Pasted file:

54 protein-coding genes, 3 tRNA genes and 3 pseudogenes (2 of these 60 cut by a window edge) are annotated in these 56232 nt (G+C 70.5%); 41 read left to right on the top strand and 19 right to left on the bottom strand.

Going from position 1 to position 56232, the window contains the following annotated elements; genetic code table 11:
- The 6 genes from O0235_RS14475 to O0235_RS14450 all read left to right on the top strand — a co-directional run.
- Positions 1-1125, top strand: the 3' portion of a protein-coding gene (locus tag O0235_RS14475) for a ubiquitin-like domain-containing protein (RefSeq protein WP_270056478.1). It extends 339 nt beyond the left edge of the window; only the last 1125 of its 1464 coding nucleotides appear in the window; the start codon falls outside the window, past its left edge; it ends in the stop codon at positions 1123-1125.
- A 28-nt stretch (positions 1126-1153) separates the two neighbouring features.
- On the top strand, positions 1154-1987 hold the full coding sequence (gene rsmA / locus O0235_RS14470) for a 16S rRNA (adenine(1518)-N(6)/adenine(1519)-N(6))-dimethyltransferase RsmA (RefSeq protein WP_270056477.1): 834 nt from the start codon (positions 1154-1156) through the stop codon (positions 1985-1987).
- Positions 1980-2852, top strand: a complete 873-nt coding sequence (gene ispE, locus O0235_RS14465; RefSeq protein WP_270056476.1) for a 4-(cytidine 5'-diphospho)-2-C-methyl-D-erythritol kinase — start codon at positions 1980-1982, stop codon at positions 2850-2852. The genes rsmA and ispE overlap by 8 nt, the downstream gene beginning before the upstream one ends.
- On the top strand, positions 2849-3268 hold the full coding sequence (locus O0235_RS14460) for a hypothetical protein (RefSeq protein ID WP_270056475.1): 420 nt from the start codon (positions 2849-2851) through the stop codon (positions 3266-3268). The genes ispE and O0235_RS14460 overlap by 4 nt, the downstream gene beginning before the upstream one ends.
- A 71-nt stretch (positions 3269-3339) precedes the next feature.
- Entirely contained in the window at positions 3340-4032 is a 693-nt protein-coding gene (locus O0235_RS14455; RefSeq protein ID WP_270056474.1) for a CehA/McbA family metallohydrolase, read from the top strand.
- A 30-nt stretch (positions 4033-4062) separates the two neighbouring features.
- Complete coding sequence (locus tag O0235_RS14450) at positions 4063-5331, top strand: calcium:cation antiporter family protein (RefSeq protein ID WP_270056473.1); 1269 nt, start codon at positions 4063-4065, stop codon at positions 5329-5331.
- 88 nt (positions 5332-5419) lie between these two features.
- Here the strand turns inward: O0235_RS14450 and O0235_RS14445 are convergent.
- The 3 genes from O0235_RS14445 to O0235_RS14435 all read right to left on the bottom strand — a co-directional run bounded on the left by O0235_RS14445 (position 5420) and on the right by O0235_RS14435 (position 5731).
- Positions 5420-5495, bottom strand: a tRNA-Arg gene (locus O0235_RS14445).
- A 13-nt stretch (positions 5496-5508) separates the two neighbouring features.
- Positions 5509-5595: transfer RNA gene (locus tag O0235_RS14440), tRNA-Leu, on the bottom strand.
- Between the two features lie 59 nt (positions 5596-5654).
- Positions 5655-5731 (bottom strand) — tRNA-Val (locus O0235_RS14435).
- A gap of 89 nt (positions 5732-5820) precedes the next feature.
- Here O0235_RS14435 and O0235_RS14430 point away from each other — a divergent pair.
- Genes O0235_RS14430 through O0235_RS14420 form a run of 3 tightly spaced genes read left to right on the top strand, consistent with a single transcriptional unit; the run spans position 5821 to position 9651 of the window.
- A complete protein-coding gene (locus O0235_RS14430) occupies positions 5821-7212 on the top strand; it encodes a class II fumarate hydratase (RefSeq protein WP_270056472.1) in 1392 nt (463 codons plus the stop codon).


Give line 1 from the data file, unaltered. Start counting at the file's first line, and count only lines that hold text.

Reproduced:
54 protein-coding genes, 3 tRNA genes and 3 pseudogenes (2 of these 60 cut by a window edge) are annotated in these 56232 nt (G+C 70.5%); 41 read left to right on the top strand and 19 right to left on the bottom strand.